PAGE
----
Clip 1/29: Standard 1: Making Sense and Perseverance Using Base Ten Part 1
Mathematically proficient students start by explaining to themselves the meaning of a problem and looking for entry points to its solution...They make conjectures about the form and meaning of the solution and plan a solution pathway rather than simply jumping into a solution attempt. They consider analogous problems, and try special cases and simpler forms of the original problem in order to gain insight into its solution...Younger students might rely on using concrete objects or pictures to help conceptualize and solve a problem. Mathematically proficient students check their answers to problems using a different method, and they continually ask themselves, “Does this make sense?” They can understand the approaches of others to solving complex problems.
Liz O'Neill works with her first grade students engaging them in composing and decomposing numbers within twenty. She begins with two warm-up activities engaging students in working with numbers less than 20. Using sentence frames, students shared with their partner what number they saw and how they saw it. A variety of ways were discussed as a whole group after everyone had a chance to share with their partner. Students then played the game "How Many are Hiding?" Student pairs were given a bag with 10 cubes, a paper plate, and the "How Many Are Hiding Recording Sheet". The partner game gives students practice in composing and decomposing numbers within ten. In addition, sentence frames were posted on the board so students could produce academic language using structured student talk and convince their partners with oral justification.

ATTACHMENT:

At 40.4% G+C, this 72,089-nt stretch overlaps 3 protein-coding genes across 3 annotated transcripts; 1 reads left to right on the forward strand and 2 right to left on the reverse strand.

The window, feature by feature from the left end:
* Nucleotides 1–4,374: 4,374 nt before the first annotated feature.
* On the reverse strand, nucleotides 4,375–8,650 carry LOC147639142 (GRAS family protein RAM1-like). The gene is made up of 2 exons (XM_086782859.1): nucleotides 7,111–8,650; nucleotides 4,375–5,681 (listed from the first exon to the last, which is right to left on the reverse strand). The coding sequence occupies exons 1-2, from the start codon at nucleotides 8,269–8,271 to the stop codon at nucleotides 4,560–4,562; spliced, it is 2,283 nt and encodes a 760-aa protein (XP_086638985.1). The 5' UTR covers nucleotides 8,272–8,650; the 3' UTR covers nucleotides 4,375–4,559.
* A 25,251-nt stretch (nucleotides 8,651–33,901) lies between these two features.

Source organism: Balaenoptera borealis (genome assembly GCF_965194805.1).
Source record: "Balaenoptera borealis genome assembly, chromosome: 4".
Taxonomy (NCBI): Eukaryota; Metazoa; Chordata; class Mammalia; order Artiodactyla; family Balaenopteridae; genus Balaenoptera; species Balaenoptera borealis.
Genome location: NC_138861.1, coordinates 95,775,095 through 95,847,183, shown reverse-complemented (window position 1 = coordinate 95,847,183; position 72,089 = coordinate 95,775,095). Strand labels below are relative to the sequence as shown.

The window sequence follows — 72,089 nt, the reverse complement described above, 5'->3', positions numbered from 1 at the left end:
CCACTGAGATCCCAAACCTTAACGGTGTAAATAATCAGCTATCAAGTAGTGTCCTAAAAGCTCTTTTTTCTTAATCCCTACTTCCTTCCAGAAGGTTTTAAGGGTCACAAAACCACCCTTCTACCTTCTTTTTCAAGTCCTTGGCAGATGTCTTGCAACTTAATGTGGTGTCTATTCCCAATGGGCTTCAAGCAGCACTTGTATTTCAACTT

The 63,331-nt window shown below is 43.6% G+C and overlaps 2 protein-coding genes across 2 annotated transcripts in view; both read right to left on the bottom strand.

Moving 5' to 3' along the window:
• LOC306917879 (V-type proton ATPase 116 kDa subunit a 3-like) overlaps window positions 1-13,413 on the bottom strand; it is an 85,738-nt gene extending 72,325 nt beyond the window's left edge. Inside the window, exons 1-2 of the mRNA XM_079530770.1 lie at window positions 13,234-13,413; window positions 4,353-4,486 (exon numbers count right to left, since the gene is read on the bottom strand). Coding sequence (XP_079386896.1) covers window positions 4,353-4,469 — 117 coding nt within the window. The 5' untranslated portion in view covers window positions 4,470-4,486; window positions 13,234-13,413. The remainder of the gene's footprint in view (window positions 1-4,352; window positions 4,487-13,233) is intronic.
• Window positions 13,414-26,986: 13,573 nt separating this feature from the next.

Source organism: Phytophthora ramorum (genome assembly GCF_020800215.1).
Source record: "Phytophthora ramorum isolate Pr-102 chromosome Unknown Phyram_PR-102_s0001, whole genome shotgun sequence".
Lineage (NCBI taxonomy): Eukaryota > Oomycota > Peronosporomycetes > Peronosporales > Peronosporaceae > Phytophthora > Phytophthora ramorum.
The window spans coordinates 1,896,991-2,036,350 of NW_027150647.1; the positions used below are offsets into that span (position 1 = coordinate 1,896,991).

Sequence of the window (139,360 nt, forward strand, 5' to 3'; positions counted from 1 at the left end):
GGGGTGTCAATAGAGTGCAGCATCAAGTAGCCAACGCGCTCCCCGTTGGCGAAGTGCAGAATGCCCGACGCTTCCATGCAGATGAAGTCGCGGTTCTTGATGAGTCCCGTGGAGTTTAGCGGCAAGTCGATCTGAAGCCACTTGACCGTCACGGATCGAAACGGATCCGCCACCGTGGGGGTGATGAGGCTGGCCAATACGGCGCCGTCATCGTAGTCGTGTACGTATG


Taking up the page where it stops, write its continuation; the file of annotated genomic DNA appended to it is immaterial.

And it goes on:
See this video in the context of an entire lesson.
(Parts 1 & 2)